Tomorrow is Orphan Sunday – a chance for churches to care about the plight of the fatherless. The issue is big, complicated, heart-breaking and – like most of life, if not all of life – deeply theological. As I’ve spent this week studying, some thoughts come to my mind that I hope to expound on tomorrow:
1) God’s mandate to care – God pronounced judgement on Israel often includes an indictment against their lack of care for the poor, alien, widows and orphan. God ties how the harvest is reaped to the care of the same group. God demands a national tithe for the care of the same group. God identifies himself as the defender of the same group. Needless to say, God cares about this group – a group that includes the fatherless. I’m a bit overwhelmed by how blantantly God ties the reality of faith to the care of the same group!!
2) Adoption is not for everyone – That much should be said. Many of you know we are in the process of adoption a girl from China. This was God’s call on our lives after 16 years of talking and being open to it. For some, it may be 16 years before their call comes, or 16 months, or perhaps never. Adoption is only one of the ways care is demonstrated.
3) The spectrum is wide – Adoption, foster, extended family care, supporting single mothers, be a big brother, respite care. Care for the fatherless is practical care. Many ways to do it.
4) Related to #3, care for the fatherless is for everyone – This is a call not just on families able to add a member. This is for every Christian. A mandate. Care. How many reports have I read on the disaster of a fatherless home in America? Too many. How many of those reports included a side note of the positive impact of churches and Christians stepping into the gap? None that I can remember. How things might change if we who know the Fatherhood of God would take time to reflect that to those that need a father – take a kid out to a ball game, ice cream, send a note of encouragement, tutor, send a gift card on their birthday or Christmas. How many William Wilburforce’s would be unleashed in this world if a few John Newton’s stepped in with a little bit of love.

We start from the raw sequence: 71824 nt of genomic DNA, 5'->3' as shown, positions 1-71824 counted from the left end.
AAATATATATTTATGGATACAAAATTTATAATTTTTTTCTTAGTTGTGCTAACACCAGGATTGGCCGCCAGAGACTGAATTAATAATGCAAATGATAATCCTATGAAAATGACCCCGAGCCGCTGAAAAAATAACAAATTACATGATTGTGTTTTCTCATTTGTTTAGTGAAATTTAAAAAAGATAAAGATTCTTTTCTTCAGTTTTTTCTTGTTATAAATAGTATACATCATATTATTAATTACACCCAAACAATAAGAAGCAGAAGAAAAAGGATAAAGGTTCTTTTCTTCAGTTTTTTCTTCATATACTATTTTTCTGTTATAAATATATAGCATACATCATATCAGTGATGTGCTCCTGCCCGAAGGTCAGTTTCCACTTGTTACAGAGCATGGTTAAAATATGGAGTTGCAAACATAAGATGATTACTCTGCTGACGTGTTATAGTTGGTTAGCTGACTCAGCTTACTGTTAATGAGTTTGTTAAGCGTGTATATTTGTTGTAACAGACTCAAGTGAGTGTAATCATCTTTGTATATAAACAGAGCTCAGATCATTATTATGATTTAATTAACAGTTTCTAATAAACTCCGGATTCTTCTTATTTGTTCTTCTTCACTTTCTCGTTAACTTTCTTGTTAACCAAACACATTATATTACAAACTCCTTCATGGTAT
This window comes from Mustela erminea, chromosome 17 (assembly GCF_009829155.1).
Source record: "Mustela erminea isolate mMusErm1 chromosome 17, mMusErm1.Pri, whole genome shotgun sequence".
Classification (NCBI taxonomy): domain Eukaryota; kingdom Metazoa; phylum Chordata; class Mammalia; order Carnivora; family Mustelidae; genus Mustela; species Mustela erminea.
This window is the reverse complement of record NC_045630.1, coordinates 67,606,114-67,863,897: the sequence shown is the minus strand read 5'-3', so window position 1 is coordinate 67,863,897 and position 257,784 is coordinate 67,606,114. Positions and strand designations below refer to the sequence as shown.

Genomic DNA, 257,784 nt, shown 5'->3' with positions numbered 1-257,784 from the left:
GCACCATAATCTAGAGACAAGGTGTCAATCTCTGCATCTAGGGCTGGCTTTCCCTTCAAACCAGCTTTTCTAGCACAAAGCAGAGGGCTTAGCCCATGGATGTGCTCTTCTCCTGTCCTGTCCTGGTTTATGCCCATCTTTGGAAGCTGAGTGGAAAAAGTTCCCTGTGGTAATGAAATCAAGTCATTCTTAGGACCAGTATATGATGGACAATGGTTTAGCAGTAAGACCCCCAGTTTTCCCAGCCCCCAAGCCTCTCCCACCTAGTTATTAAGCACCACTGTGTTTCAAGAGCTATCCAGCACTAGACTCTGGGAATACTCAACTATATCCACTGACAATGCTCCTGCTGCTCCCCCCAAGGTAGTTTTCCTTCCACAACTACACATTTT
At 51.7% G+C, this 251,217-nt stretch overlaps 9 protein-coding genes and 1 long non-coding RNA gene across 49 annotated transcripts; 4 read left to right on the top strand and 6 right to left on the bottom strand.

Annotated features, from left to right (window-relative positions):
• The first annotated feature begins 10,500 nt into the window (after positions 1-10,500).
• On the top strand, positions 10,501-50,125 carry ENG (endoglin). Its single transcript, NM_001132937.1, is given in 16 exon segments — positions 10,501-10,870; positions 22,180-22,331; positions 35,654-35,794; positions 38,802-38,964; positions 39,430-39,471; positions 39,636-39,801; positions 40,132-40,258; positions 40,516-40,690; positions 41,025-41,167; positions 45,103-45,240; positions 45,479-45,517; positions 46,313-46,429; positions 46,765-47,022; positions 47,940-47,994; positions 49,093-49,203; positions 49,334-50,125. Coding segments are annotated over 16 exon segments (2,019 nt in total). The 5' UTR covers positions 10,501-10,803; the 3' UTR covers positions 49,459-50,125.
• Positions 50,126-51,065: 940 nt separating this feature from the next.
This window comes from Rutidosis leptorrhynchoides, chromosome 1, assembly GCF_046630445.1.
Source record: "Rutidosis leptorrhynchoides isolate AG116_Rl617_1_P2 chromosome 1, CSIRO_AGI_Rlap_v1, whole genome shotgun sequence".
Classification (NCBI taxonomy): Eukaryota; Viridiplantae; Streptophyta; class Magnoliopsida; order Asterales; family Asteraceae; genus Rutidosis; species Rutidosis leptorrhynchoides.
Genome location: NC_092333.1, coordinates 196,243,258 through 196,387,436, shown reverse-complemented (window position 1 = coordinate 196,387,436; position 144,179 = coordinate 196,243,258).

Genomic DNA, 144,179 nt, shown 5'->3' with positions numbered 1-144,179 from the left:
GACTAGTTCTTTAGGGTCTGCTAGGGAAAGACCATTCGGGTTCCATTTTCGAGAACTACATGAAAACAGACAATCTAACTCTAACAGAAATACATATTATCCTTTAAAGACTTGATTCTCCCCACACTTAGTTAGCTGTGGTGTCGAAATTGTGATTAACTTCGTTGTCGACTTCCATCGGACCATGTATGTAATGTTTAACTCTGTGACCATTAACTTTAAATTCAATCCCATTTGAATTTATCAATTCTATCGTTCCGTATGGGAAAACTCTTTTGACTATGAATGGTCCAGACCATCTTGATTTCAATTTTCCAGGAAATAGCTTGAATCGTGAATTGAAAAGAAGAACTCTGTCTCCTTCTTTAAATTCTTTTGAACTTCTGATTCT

6) Related to #3 again, this ministry (http://www.projecthopeful.org/mom-sponsorships-hope) and this video about the ministry stirs my heart:
5) Adoption is so theologically and lovingly rich in the bible – Adoption in this life is of course a matter of reflecting what is true in the bible. Five times Paul uses that word “heuiotheisa” (Greek for Adoption) and each time it covers some aspect of redemptive history, with two of them pointing back to the ultimate apex of redemption – to know God as father and to say as Jesus did “Abba” (Eph 1:4-5; Romans 8:15-16, 22-23; Romans 9:4; Gal 4:4-6)
6) Adoption brings out the full warmth of the doctrines of grace –
Ephesians 1:4–6 (ESV) — In love 5 he predestined us for adoption as sons through Jesus Christ, according to the purpose of his will, 6 to the praise of his glorious grace, with which he has blessed us in the Beloved.
All the joy, all the warmth, all the tremendous heart filling thoughts that surround adoption – God adopting us rebels into his family and being our father, is founded upon his purpose of predestination. This is one reason the doctrines of grace matter – it’s about the impossible relationhip with God being made possible through the eternal relentless pursuit of God’s love.
Oh that God might grant us hearts to care about the things that He cares about.